Saturday, November 13, 2010

Saturday Outing: Forest Lawn, Glendale, CA

(In which I am a silly newbie at Forest Lawn but have a good time anyway... )

I was feeling a bit blah today but it was beautiful out (81, woo hoo!), so I tell my hubby I'm going over to Forest Lawn Memorial-Park to look for third-ish cousins I recently discovered are buried there and to enjoy the nice day.  Hubby laughs and replies, "You know, not everyone thinks of a cemetery as a great place to cheer up!"  My reply: "Genealogists do!"

While some cemeteries can certainly be dreary, it's rather great to drive not far from your citified concrete, asphalt and stucco neighborhood and enjoy a serene, pastoral setting.  Here's proof (click to enlarge the photos):

 Liberty section, looking more or less NW (top) and S (bottom).

The silly newbie part?  Well, I've lived in Southern California for 21 years, but have rarely visited a cemetery (I have few relatives buried here).  Most of my cemetery research has been done in smallish, easily navigable church cemeteries in Louisiana.  I visited Forest Lawn as a tourist on a family trip once when I was young, so I knew it was big, but WOW, I had forgotten exactly how big!  

Even the map (a PDF is available in search results from the online Interment Locator) didn't get it into my head how big one section could be.  Little Miss Independent just figured: I can follow a map!  Well, yes, I can, but can I find the plots once I find the correct section?  Um, no.  The Liberty section, an older one, is especially large.  I really should have driven right back down the hill/junior mountain to get more specific directions to find the plots of the cousins I'm seeking (Scott and Tullis family members).  But no biggie, I was in the mood to explore, I don't live far from here, and it's not like the cousins are going anywhere! (I did notice the so-unobtrusive-as-to-be-nearly-invisible numbered directional markers and got more info on the way out.  I will definitely get a map of this section itself next visit.)

Ankle brace, anyone? My car's on the far left, if you want to compare the hill's steep grade to the level road.

My cousins are buried on a very steep hill.  Thanks, guys!  I'm not frail or anything, but I have been known to trip over my own two feet when looking at headstones (or a book, or up at architecture) instead of where I'm walking.  Down was harder than up, actually (pine straw can be slippery).  So I made a mental note to take my cell phone next time; thoughts of indelicately crawling up the hill with a twisted ankle, using mini American flags à la rock-climbing pickaxes came to mind.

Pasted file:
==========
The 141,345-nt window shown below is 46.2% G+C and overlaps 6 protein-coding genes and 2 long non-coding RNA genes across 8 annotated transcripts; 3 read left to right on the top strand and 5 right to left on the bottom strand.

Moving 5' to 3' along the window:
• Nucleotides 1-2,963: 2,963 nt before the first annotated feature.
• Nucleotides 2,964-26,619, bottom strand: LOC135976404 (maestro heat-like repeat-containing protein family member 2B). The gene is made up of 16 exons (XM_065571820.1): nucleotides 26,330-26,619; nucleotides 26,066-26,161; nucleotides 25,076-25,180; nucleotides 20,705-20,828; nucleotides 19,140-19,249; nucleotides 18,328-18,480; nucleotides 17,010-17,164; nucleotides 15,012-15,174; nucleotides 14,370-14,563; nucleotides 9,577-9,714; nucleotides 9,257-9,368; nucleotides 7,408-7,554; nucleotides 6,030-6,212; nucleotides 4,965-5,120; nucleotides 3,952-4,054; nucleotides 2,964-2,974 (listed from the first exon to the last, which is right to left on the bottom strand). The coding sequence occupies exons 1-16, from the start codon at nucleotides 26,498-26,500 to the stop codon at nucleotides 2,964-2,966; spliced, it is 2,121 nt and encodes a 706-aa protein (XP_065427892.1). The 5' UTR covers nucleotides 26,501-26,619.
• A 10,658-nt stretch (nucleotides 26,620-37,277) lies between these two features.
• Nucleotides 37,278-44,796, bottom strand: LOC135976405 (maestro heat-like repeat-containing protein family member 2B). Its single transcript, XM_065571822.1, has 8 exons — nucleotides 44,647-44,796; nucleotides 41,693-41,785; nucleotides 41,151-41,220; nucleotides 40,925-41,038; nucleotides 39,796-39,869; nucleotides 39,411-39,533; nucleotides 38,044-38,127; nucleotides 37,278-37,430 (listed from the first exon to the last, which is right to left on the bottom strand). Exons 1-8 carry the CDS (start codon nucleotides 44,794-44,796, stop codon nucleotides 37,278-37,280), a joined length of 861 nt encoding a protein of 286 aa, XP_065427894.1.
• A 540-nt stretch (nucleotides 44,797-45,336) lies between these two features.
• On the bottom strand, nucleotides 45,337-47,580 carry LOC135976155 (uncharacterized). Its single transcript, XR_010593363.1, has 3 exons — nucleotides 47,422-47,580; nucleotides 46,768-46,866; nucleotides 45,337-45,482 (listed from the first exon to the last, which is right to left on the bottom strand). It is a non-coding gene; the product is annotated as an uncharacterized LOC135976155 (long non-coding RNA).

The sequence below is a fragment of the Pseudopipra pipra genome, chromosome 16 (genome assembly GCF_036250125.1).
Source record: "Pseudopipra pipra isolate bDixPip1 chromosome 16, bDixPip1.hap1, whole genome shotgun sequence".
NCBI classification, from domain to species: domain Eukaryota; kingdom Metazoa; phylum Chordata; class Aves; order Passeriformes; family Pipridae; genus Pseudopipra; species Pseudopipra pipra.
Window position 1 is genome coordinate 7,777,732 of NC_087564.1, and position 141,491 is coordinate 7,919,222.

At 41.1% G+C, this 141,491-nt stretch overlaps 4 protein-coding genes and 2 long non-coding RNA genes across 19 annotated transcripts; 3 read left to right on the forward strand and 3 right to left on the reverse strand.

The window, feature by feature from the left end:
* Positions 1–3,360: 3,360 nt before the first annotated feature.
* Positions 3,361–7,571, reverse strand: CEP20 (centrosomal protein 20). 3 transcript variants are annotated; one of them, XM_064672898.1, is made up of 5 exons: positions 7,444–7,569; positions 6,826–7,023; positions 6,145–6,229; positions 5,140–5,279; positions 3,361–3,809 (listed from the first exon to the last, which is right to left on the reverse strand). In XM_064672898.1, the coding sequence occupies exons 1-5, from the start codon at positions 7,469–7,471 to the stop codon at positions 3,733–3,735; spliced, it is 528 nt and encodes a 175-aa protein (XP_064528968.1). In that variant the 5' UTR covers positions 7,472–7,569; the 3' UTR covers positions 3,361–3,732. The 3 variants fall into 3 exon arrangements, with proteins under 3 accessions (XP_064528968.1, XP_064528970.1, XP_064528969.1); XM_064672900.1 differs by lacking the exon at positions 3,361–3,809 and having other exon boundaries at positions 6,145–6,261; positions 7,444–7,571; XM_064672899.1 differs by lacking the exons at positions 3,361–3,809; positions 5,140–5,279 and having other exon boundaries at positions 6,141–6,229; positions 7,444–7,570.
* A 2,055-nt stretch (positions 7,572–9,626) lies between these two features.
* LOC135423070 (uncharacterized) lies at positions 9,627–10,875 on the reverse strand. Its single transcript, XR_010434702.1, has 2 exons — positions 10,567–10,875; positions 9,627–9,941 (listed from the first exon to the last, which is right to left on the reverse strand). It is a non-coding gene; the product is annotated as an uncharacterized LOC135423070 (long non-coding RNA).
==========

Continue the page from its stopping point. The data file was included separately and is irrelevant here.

Speaking of flags, there were some visible in this section from Veterans' Day. 

We're everywhere!  (Cajuns and/or Acadians, that is.)  Couldn't resist taking a photo--I'm always surprised to see an Acadian name in California.  I don't directly descend from Babineaus, but my great-grandpa Constant Légère married a Babineau/x (Estelle, his first of four wives) in Louisiana.  I'm guessing Albert G. Babineau was Acadian, because most Cajun Babineauxs seem to spell it with an 'x.'  Will have to check to see if I can find out his story.  His wife, presumably, Marie A. Babineau, is buried next to him.

Some markers I just find touching.  Having recently celebrated my first wedding anniversary with my husband, I thought this remembrance of Edwin Henry Grobe was particularly lovely: "Devoted companion through forty years of marriage, he lives in memory ... his love and kindness a constant and continuing inspiration, as they were each day of the many wonderful years we shared."

And oh, to be remembered for the ages as your husband's "best girl."  So sweet.  Will have to add these to Find a Grave, I think.

The western-facing slopes get beautiful golden light in the late afternoon.  Not a bad place to rest eternally, nor spend an hour on a lovely day, n'est-ce pas?